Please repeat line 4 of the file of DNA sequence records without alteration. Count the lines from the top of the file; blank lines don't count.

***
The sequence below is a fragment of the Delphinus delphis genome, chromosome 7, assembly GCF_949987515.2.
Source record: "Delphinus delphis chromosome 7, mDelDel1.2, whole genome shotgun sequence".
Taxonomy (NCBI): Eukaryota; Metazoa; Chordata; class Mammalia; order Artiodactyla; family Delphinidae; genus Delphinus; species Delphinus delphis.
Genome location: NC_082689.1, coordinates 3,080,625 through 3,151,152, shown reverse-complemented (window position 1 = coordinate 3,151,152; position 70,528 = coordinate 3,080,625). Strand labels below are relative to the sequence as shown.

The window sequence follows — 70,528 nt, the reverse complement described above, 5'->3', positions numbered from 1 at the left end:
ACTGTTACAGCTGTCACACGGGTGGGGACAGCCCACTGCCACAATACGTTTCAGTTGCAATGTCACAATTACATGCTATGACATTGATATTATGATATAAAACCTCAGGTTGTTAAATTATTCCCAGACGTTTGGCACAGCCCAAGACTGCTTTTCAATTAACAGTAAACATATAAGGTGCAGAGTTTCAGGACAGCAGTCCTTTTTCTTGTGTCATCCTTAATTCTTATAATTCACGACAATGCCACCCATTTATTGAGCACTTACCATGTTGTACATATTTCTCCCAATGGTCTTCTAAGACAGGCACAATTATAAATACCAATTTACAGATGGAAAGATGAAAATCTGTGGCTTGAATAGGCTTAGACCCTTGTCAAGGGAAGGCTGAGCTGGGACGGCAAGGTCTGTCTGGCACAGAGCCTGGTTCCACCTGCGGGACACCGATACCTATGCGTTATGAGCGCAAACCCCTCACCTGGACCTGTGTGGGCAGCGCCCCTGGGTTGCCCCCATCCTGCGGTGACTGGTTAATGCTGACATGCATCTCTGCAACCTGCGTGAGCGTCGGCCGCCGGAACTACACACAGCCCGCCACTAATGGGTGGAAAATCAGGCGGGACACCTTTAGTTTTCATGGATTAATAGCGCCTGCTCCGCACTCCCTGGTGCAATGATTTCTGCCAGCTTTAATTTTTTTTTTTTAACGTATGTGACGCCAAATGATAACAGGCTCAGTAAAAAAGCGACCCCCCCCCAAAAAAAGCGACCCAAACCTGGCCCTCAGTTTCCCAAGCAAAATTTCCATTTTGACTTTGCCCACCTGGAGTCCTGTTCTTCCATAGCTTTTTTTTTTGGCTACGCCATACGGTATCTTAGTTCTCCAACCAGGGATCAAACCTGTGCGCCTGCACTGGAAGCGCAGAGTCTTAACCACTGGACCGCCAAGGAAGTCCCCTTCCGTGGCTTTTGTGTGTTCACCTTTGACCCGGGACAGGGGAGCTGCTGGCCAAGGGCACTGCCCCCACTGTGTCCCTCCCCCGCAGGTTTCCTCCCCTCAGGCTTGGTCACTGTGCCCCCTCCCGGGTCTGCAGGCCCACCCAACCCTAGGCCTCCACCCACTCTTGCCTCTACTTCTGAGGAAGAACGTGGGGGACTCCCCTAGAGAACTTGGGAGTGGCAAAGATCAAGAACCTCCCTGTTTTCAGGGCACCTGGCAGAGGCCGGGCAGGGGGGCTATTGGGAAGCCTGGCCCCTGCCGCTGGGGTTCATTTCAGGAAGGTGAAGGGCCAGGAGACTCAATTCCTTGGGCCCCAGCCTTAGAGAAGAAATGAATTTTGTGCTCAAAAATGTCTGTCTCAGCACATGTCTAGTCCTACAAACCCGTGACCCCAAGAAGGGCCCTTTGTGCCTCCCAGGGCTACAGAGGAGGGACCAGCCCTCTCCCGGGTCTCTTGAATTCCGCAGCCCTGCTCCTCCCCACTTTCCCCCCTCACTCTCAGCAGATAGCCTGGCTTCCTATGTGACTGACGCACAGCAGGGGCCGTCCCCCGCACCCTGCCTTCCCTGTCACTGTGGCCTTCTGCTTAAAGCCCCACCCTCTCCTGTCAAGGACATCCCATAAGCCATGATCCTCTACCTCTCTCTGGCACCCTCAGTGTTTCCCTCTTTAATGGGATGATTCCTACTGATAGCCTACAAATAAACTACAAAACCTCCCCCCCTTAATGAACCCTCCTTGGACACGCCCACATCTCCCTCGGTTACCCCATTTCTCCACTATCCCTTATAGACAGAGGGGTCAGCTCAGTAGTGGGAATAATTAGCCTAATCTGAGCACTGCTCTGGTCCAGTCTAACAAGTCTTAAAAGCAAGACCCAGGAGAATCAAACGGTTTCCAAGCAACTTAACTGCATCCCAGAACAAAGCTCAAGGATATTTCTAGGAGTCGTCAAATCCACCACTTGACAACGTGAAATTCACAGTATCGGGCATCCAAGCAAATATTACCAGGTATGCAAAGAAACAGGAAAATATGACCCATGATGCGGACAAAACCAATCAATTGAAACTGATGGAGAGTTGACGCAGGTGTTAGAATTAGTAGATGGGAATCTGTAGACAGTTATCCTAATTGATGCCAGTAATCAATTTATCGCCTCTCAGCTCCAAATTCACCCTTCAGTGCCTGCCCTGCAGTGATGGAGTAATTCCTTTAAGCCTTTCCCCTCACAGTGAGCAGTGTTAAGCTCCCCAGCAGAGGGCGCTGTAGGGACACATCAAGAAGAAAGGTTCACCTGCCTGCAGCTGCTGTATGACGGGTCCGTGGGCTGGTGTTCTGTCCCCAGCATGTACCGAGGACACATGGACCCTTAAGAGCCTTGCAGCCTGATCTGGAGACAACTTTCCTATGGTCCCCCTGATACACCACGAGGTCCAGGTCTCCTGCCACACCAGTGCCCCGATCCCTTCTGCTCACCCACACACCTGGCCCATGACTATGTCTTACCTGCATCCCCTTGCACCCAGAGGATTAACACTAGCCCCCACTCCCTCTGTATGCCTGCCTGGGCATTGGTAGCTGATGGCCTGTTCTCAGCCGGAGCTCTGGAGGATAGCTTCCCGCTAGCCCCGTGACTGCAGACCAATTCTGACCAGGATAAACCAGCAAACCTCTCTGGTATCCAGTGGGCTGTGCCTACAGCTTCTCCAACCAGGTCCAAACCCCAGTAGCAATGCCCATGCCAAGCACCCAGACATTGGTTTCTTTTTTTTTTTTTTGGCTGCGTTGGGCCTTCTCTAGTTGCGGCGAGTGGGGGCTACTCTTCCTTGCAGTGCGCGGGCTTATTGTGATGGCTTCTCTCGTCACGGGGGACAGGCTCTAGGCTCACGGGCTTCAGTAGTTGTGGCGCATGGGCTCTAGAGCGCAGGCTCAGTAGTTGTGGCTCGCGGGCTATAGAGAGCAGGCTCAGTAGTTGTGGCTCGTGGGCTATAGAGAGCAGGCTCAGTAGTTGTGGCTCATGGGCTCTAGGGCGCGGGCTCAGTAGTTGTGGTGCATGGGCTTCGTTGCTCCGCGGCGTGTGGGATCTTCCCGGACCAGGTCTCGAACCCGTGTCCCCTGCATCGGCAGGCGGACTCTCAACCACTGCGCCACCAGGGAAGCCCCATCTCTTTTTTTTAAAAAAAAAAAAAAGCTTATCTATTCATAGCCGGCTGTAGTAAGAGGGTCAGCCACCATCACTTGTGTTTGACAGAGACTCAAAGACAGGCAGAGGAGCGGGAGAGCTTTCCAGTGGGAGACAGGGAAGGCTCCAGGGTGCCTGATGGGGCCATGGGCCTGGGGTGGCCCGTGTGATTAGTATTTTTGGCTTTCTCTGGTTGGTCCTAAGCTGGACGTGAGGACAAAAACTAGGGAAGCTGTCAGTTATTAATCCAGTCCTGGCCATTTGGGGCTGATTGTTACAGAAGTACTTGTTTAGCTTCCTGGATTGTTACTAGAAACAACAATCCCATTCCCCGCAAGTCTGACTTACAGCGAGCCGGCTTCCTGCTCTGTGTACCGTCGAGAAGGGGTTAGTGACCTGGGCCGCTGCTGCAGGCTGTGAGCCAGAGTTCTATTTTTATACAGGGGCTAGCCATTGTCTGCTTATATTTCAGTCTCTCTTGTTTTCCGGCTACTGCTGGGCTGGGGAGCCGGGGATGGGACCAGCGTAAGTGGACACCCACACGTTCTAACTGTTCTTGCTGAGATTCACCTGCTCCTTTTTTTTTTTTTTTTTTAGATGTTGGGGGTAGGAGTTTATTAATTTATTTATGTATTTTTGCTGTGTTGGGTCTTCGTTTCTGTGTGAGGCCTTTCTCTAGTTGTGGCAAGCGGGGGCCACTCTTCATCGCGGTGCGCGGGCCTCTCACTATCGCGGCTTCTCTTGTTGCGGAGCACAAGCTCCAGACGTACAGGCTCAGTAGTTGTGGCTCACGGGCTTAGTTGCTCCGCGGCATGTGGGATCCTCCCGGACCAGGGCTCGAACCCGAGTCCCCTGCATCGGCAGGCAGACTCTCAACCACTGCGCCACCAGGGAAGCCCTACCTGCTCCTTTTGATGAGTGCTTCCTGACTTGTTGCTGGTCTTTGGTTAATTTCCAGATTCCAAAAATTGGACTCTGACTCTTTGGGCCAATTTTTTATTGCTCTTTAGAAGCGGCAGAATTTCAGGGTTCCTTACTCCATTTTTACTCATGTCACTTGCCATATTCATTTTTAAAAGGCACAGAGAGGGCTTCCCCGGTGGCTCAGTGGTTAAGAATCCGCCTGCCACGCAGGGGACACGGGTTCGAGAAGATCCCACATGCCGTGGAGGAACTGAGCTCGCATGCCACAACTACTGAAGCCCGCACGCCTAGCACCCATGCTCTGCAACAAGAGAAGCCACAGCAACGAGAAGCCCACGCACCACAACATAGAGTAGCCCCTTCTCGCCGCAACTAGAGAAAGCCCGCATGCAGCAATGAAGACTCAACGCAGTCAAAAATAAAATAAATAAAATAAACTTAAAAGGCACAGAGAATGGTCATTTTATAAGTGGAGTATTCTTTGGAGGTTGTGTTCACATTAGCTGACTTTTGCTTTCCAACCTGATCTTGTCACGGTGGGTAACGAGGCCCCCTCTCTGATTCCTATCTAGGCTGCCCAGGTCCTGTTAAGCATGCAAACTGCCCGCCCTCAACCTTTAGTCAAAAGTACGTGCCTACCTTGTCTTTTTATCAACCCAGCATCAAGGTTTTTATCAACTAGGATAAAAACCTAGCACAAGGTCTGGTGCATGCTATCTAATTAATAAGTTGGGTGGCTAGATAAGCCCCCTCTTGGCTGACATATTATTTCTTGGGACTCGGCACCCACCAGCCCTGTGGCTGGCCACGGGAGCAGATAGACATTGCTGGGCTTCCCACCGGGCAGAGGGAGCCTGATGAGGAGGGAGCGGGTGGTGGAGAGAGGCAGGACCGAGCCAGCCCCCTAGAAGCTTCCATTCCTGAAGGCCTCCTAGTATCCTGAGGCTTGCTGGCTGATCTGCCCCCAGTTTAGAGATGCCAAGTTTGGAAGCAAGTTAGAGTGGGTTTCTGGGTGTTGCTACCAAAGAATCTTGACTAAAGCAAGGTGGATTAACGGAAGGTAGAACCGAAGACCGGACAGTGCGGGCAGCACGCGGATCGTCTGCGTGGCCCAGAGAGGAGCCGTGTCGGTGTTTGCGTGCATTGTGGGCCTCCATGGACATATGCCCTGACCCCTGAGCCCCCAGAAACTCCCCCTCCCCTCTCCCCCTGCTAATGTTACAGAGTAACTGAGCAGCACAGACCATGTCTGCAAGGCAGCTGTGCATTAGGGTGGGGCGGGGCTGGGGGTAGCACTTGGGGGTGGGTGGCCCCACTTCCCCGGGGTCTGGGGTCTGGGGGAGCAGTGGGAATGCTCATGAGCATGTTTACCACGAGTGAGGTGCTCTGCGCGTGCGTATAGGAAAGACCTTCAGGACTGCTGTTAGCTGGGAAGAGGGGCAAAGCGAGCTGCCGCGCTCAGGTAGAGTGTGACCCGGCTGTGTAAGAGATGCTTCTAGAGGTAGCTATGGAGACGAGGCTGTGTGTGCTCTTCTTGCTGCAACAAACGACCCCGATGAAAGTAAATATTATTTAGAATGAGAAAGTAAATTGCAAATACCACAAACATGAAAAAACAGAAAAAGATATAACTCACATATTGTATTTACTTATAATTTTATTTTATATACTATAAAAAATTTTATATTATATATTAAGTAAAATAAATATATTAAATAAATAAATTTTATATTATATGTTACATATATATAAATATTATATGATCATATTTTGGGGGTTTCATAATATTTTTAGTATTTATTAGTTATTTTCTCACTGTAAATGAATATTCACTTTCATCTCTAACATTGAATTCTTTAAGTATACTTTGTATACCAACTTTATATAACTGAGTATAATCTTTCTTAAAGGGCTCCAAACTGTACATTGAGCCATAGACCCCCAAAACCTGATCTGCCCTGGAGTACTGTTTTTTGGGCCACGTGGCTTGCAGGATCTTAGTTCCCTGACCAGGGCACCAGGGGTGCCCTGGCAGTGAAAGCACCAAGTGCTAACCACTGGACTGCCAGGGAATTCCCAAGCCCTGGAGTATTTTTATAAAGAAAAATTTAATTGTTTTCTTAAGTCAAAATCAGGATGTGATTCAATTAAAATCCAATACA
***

Genome location: NC_082689.1, coordinates 3,080,625 through 3,151,152, shown reverse-complemented (window position 1 = coordinate 3,151,152; position 70,528 = coordinate 3,080,625). Strand labels below are relative to the sequence as shown.